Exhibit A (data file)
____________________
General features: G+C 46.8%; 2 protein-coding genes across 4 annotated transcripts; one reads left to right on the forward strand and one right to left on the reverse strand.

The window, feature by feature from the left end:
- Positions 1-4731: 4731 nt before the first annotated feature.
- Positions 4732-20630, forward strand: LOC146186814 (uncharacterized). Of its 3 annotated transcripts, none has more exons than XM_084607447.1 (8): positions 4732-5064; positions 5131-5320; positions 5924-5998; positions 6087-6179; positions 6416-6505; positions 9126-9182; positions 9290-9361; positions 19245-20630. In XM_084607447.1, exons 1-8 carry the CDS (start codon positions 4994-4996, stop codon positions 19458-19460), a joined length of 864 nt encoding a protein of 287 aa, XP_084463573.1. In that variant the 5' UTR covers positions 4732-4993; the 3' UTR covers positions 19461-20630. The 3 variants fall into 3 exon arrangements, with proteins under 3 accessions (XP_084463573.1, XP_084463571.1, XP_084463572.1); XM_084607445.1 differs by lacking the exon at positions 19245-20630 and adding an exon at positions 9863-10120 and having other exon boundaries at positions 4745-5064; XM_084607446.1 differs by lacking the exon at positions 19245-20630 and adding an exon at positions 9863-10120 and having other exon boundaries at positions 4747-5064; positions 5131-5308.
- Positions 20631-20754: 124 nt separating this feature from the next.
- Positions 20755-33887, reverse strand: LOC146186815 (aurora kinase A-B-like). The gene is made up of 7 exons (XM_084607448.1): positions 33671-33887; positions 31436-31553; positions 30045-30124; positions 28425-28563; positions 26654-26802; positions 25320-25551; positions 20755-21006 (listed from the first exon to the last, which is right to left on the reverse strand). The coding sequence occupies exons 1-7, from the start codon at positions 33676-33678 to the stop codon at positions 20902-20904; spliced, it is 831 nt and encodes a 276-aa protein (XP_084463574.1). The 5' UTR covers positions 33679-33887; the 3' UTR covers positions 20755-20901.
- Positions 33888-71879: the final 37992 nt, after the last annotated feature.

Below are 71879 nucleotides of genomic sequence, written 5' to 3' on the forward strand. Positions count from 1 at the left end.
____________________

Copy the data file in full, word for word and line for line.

General features: G+C 46.8%; 2 protein-coding genes across 4 annotated transcripts; one reads left to right on the forward strand and one right to left on the reverse strand.

The window, feature by feature from the left end:
- Positions 1-4731: 4731 nt before the first annotated feature.
- Positions 4732-20630, forward strand: LOC146186814 (uncharacterized). Of its 3 annotated transcripts, none has more exons than XM_084607447.1 (8): positions 4732-5064; positions 5131-5320; positions 5924-5998; positions 6087-6179; positions 6416-6505; positions 9126-9182; positions 9290-9361; positions 19245-20630. In XM_084607447.1, exons 1-8 carry the CDS (start codon positions 4994-4996, stop codon positions 19458-19460), a joined length of 864 nt encoding a protein of 287 aa, XP_084463573.1. In that variant the 5' UTR covers positions 4732-4993; the 3' UTR covers positions 19461-20630. The 3 variants fall into 3 exon arrangements, with proteins under 3 accessions (XP_084463573.1, XP_084463571.1, XP_084463572.1); XM_084607445.1 differs by lacking the exon at positions 19245-20630 and adding an exon at positions 9863-10120 and having other exon boundaries at positions 4745-5064; XM_084607446.1 differs by lacking the exon at positions 19245-20630 and adding an exon at positions 9863-10120 and having other exon boundaries at positions 4747-5064; positions 5131-5308.
- Positions 20631-20754: 124 nt separating this feature from the next.
- Positions 20755-33887, reverse strand: LOC146186815 (aurora kinase A-B-like). The gene is made up of 7 exons (XM_084607448.1): positions 33671-33887; positions 31436-31553; positions 30045-30124; positions 28425-28563; positions 26654-26802; positions 25320-25551; positions 20755-21006 (listed from the first exon to the last, which is right to left on the reverse strand). The coding sequence occupies exons 1-7, from the start codon at positions 33676-33678 to the stop codon at positions 20902-20904; spliced, it is 831 nt and encodes a 276-aa protein (XP_084463574.1). The 5' UTR covers positions 33679-33887; the 3' UTR covers positions 20755-20901.
- Positions 33888-71879: the final 37992 nt, after the last annotated feature.

Below are 71879 nucleotides of genomic sequence, written 5' to 3' on the forward strand. Positions count from 1 at the left end.